Synagogues were community centers where Jews gathered to worship God and listen to teachings from rabbis who interpreted God’s word. The synagogues were the domain of the religious party called the Pharisees. The Pharisees viewed themselves and were largely seen by the people as champions of righteousness and the protectors of Jewish law. But in reality, the righteousness of the Pharisees was fake. Instead of serving people, they manufactured an ever-multiplying web of laws designed to exploit others and make themselves look good  (Matthew 23).

At this point Jesus was a new rabbi. Rabbis were teachers of the law and had followers. Apparently, He was invited to teach on this Sabbath. In order for Jesus to be able to teach in a synagogue He had to be invited to do so by the head of the synagogue. We know from Luke 2:41-52 that even as a young boy Jesus possessed amazing knowledge and insight into the scriptures. As a thirty-year-old man, Jesus would have grown even further in wisdom and knowledge. The ruins of ancient synagogues are observable among the ruins of ancient Capernaum as well as the nearby ruins of villages identified as Chorazin, and Magdala . (See the ruins of a 1st century synagogue in Capernaum)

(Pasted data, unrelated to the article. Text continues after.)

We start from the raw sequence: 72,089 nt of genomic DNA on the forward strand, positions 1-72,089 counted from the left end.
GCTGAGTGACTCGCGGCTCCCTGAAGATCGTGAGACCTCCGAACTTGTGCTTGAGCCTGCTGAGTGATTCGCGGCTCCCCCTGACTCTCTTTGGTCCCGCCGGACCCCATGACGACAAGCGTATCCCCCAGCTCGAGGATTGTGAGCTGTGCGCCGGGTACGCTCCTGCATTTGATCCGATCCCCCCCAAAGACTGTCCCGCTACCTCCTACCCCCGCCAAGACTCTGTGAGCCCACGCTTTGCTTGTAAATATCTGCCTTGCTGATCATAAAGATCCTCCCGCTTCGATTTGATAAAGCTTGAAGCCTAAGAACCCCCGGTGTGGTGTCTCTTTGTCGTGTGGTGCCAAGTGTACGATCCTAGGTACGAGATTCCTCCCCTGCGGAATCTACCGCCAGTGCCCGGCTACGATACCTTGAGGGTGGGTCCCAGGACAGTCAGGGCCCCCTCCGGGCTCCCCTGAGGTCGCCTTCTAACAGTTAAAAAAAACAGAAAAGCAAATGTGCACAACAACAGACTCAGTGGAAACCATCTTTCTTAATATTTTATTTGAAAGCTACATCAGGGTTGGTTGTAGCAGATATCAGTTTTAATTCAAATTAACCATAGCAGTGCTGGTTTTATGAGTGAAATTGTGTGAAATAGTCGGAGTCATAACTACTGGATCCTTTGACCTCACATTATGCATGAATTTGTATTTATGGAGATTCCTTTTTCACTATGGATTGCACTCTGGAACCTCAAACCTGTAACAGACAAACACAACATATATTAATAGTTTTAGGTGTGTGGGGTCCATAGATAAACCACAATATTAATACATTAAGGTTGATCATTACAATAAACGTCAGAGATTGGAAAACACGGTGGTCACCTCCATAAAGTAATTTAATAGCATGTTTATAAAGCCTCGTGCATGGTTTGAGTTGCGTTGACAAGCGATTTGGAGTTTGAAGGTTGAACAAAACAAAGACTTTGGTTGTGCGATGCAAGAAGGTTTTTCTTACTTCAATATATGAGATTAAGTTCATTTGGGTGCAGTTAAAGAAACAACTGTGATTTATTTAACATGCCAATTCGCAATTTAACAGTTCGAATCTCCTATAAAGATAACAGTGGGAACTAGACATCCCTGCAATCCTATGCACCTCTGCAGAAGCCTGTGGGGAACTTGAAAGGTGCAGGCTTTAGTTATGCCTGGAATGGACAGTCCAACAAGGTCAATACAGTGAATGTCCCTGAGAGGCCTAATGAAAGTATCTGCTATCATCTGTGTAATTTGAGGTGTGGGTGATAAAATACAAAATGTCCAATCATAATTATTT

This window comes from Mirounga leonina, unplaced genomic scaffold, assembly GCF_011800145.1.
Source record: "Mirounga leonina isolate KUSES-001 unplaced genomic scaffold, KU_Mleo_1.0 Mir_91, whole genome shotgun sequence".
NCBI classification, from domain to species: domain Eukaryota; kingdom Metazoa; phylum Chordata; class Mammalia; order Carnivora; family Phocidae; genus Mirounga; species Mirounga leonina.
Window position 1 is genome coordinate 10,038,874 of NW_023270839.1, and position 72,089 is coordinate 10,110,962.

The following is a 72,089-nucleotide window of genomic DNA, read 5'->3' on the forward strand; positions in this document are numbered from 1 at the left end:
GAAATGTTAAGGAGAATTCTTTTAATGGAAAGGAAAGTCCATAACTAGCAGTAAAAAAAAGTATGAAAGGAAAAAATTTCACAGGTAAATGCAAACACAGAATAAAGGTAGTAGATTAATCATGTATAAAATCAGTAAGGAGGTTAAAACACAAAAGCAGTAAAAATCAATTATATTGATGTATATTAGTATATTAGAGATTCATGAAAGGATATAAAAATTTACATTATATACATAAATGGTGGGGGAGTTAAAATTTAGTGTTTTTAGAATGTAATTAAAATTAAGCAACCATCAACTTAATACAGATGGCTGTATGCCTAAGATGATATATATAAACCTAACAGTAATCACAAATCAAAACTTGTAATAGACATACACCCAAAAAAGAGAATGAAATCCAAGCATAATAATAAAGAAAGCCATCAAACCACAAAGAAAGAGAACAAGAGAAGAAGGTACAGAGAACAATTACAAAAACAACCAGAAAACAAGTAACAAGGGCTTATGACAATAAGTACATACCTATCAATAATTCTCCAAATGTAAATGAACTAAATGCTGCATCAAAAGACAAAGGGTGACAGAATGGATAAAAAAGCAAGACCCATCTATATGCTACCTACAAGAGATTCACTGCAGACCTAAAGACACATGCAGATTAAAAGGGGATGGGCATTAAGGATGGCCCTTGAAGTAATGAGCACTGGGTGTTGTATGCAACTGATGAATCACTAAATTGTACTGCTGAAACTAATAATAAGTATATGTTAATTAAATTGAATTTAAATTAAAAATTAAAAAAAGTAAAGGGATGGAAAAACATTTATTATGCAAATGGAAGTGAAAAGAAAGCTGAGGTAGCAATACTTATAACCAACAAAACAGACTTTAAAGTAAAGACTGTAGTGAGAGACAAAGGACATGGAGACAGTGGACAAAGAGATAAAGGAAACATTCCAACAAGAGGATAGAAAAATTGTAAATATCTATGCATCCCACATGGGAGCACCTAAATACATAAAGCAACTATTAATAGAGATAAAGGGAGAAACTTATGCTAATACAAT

As and after Jesus taught, Mark sums up the impression of those who were present—they were amazed at His teaching (vs 22). The reason they were amazed at His teaching was because He was teaching them as one having authority and Mark adds: and not as the scribes.